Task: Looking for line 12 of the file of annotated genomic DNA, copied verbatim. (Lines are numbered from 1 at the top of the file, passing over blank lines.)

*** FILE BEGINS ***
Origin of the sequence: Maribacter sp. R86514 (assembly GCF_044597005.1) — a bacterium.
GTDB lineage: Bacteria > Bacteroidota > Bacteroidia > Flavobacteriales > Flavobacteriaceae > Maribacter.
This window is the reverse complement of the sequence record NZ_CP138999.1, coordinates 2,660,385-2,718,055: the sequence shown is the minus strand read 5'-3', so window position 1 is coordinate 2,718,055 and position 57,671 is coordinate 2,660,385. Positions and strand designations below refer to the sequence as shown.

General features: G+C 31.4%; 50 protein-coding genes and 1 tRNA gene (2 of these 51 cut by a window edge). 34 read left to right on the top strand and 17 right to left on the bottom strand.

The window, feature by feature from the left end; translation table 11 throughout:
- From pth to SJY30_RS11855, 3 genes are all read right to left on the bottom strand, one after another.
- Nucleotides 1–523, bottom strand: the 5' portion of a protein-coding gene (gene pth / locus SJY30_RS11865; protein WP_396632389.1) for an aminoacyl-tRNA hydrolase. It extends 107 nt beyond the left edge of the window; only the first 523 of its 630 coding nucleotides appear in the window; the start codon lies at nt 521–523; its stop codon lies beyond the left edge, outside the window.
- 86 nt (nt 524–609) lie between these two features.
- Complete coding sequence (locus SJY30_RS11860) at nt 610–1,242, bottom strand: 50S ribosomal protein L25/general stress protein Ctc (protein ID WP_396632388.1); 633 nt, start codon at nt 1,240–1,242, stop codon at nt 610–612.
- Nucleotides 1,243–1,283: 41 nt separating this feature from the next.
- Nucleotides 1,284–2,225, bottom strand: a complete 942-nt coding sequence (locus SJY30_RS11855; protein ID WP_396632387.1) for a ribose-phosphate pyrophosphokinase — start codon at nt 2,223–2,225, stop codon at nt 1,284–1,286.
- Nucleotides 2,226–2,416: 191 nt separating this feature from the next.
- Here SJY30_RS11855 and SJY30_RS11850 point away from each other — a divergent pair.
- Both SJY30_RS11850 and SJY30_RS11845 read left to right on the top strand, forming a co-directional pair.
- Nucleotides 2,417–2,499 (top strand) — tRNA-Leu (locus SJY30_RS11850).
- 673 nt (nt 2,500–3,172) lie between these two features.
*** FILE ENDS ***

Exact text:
- Nucleotides 2,226–2,416: 191 nt separating this feature from the next.